Present tense isn't so very limiting in combination with an external, knowledgeable narrator, telling the story in third person. I read Andrew Miller's Pure recently, and loved it. The handling of action, time and space are fluent and flexible, getting away from the now-now-now-now-now of goldfish tense which (as I said in my first post about this stuff) so often makes me feel as if I'm being tapped on the head with a teaspoon, page after page. But I was left wondering what using present tense actually added to effect of the narrative, given that the overall effect was unobtrusive. Did it make the story stronger, that the reader's trapped in the permanent "now": that, as Jauss puts it, "the narrative proceeds at the pace of the physical action"? Maybe: the story's set at the point where Paris is about to explode into the Revolution, and the reader knows the characters are teetering on the edge of the abyss of the unknown. But Miller keeps the psychic distance close in - the level often called "close third person" - and the main character is the only consciousness through which we experience everything. He doesn't test the limits of present tense much, in other words.

Present tense with an internal, character-narrator is much more problematic, as Jauss explores. It's supposed to be "more immediate" in conveying the character's experience as an actor in the story, but the same character, in their role as narrator, is actually standing outside the "now" experience of the action. And it does so just when we need a sense that their whole consciousness is taken up with experience of the moment. The character-narrator can't easily be both be in the action, and be outside it enough to narrate. Not only is the present moment  limited, but it's also in some important way divided. If the character is our representative in the story, then our experience can't be of real immersion.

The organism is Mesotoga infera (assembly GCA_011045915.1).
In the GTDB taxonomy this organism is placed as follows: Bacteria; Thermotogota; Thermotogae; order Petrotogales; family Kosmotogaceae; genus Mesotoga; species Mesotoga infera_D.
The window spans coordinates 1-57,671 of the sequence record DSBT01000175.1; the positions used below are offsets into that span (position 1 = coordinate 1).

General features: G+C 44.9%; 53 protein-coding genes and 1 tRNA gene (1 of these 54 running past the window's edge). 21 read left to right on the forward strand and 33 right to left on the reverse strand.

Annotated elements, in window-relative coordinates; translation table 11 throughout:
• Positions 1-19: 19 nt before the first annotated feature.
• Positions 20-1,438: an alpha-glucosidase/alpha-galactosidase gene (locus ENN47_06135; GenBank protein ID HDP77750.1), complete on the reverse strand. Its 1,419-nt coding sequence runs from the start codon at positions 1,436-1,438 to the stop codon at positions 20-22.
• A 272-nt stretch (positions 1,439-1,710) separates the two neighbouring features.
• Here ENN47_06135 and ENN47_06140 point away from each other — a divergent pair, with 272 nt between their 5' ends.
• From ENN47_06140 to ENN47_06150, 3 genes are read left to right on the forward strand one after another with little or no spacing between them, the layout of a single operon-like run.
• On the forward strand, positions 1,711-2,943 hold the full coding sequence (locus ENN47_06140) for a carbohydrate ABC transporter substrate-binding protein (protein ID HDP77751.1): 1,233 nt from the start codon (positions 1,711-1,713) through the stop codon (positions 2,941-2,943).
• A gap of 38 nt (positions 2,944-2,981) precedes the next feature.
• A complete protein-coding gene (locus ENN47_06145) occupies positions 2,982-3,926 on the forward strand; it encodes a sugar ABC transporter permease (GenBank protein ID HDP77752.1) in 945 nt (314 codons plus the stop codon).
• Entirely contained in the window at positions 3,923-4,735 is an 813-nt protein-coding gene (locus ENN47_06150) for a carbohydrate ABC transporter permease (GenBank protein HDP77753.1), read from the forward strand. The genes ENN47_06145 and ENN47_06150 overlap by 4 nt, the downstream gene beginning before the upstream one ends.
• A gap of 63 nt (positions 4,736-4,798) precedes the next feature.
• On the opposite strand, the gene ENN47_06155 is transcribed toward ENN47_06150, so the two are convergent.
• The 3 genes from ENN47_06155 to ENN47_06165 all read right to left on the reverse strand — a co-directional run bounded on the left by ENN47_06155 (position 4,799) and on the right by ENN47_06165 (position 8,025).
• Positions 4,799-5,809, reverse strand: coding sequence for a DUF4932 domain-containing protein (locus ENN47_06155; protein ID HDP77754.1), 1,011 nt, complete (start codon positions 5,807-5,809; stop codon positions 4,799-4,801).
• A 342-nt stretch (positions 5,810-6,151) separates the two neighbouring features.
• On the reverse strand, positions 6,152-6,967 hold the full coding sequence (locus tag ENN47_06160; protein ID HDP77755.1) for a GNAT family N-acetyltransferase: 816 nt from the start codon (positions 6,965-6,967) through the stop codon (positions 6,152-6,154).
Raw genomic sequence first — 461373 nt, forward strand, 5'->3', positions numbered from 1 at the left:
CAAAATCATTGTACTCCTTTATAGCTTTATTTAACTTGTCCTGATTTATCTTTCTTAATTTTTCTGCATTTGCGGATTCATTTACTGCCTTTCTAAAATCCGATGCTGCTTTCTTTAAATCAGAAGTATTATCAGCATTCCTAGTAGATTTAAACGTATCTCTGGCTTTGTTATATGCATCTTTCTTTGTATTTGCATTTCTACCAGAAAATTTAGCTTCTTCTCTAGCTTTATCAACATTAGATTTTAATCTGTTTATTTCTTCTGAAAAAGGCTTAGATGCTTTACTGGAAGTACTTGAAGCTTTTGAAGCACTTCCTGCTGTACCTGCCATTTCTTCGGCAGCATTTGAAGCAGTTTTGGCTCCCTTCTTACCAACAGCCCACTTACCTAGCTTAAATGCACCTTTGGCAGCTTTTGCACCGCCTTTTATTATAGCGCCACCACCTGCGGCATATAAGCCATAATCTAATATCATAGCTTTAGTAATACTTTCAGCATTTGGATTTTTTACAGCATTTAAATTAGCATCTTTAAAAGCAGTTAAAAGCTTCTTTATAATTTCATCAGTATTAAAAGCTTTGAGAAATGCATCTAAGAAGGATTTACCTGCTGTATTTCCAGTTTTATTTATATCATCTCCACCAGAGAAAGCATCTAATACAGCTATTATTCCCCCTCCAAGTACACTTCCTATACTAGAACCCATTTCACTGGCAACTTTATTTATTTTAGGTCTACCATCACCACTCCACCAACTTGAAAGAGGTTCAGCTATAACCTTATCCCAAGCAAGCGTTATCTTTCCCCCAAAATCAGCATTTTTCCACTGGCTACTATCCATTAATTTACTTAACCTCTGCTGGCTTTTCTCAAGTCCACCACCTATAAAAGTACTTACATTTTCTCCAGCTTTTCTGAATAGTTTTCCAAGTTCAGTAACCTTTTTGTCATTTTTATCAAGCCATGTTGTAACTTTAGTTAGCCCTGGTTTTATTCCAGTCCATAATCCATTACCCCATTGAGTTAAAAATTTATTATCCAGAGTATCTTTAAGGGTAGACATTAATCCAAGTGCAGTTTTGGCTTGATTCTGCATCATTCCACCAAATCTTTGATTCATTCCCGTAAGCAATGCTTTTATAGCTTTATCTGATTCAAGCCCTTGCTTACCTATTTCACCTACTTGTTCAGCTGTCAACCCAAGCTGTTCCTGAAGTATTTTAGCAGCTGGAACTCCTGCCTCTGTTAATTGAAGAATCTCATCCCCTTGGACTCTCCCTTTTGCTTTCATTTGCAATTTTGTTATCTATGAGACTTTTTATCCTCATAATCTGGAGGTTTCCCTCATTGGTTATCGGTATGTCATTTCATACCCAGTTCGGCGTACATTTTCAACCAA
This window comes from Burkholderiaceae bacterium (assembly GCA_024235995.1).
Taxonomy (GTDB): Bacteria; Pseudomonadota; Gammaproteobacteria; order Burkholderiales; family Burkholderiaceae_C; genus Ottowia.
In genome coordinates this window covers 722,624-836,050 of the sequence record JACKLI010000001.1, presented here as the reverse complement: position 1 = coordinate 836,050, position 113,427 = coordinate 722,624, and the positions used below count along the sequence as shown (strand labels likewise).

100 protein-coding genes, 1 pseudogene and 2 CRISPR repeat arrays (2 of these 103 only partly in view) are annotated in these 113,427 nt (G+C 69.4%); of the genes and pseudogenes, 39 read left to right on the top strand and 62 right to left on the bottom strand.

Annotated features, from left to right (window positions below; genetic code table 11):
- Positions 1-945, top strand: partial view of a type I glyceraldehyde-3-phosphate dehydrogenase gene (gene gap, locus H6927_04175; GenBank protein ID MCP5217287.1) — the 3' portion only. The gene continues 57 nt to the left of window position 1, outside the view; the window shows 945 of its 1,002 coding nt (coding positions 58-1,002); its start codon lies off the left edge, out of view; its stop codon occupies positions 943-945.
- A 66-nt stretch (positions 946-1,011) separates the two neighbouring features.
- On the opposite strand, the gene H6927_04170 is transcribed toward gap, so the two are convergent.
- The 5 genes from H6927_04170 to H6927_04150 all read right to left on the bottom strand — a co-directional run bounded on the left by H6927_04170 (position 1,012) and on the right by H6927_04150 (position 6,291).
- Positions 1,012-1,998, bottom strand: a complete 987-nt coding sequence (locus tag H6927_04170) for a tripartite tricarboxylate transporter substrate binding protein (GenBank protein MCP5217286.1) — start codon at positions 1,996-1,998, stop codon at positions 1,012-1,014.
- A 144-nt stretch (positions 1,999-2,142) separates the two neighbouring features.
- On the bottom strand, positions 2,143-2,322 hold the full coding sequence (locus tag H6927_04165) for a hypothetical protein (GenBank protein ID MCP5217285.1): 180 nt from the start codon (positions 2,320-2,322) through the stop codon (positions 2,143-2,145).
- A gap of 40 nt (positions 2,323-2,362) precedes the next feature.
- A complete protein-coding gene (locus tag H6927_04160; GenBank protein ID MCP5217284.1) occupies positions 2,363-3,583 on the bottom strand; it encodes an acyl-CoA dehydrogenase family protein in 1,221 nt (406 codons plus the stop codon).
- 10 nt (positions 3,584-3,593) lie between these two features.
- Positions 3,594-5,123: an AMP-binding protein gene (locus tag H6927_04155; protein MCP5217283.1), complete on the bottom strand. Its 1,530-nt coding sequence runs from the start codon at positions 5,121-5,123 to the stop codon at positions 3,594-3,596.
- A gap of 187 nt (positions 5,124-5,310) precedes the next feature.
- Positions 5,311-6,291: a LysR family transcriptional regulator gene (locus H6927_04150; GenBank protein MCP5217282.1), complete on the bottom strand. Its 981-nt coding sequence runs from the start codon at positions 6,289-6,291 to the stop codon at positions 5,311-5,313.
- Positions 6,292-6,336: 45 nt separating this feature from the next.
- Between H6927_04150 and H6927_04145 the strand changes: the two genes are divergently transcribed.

So, even when present tense works, in a story you enjoy, what such a setup can't easily do is express the layeredness of human experience: the fact that these events are built on the past, and will be built on by the future. That's particularly ironic in novels like Pure, since the plot concerns the clearing of a cemetery, but there's an even bigger irony: the storytelling effect of the characters having no sense of the future depends entirely on the reader having lots of sense of it: but that can't be built into the narrative. If one of the things which we acquire as we get older is the maturity to be alive to the context of our experience - to its place in the larger narrative of our lives time and space - as well as the immediacy of it, then only a past tense narrative truly embodies and integrates context as well as moment.

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Past tense - the advantages

  • manipulating time: you can play with the order in which things are told, and the duration of your telling them. I thought more about the different kinds of time here.
  • flexibility of pace: you can change speed and gear in narrating events very more easily
  • creating suspense is much easier, because we know there is a future to this story (because it's being told from there), so the future is a mystery, not a blank, as in present tense. The narrator can even tell bits of it, or hint.
  • backstory and flashbacks are much easier to handle because there are so many more kinds of past tense than present tense
  • characterisation is easier when you can play with the order of time, and manipulate how and when the reader gets to experience each character
  • narrator and actor are separated by time, even if they're the same character
  • free indirect style, with all its scope for evoking voice, characterisation and consciousness, comes entirely naturally, as part of the narrative
  • the focus of the narrative tends towards cognition: the sense of what happened in the wider context of these people and their lives and pasts and futures. There's scope for dramatic irony, tension, suspense and understanding

Past tense - the drawbacks